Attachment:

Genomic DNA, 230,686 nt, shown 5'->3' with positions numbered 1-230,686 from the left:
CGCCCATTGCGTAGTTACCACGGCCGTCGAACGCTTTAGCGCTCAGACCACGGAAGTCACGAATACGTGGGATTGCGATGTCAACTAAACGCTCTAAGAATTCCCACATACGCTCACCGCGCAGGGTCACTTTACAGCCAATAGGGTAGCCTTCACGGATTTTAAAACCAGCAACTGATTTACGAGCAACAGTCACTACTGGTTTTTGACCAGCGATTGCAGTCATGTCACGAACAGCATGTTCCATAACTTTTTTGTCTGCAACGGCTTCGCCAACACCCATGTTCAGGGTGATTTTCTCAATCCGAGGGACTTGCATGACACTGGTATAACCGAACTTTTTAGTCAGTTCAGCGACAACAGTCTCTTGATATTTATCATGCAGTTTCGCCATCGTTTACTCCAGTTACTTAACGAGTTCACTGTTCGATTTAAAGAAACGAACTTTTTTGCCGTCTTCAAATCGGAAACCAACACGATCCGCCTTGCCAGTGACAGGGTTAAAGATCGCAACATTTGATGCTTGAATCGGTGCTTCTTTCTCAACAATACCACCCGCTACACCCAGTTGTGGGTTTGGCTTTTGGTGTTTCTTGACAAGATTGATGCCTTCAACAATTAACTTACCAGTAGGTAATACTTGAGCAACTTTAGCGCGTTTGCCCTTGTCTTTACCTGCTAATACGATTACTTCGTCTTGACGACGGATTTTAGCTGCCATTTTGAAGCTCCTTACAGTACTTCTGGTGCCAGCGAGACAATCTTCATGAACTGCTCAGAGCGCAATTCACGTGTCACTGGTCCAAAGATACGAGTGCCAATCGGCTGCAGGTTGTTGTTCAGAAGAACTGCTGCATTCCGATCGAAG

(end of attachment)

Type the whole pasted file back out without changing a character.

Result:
Genomic DNA, 230,686 nt, shown 5'->3' with positions numbered 1-230,686 from the left:
CGCCCATTGCGTAGTTACCACGGCCGTCGAACGCTTTAGCGCTCAGACCACGGAAGTCACGAATACGTGGGATTGCGATGTCAACTAAACGCTCTAAGAATTCCCACATACGCTCACCGCGCAGGGTCACTTTACAGCCAATAGGGTAGCCTTCACGGATTTTAAAACCAGCAACTGATTTACGAGCAACAGTCACTACTGGTTTTTGACCAGCGATTGCAGTCATGTCACGAACAGCATGTTCCATAACTTTTTTGTCTGCAACGGCTTCGCCAACACCCATGTTCAGGGTGATTTTCTCAATCCGAGGGACTTGCATGACACTGGTATAACCGAACTTTTTAGTCAGTTCAGCGACAACAGTCTCTTGATATTTATCATGCAGTTTCGCCATCGTTTACTCCAGTTACTTAACGAGTTCACTGTTCGATTTAAAGAAACGAACTTTTTTGCCGTCTTCAAATCGGAAACCAACACGATCCGCCTTGCCAGTGACAGGGTTAAAGATCGCAACATTTGATGCTTGAATCGGTGCTTCTTTCTCAACAATACCACCCGCTACACCCAGTTGTGGGTTTGGCTTTTGGTGTTTCTTGACAAGATTGATGCCTTCAACAATTAACTTACCAGTAGGTAATACTTGAGCAACTTTAGCGCGTTTGCCCTTGTCTTTACCTGCTAATACGATTACTTCGTCTTGACGACGGATTTTAGCTGCCATTTTGAAGCTCCTTACAGTACTTCTGGTGCCAGCGAGACAATCTTCATGAACTGCTCAGAGCGCAATTCACGTGTCACTGGTCCAAAGATACGAGTGCCAATCGGCTGCAGGTTGTTGTTCAGAAGAACTGCTGCATTCCGATCGAAG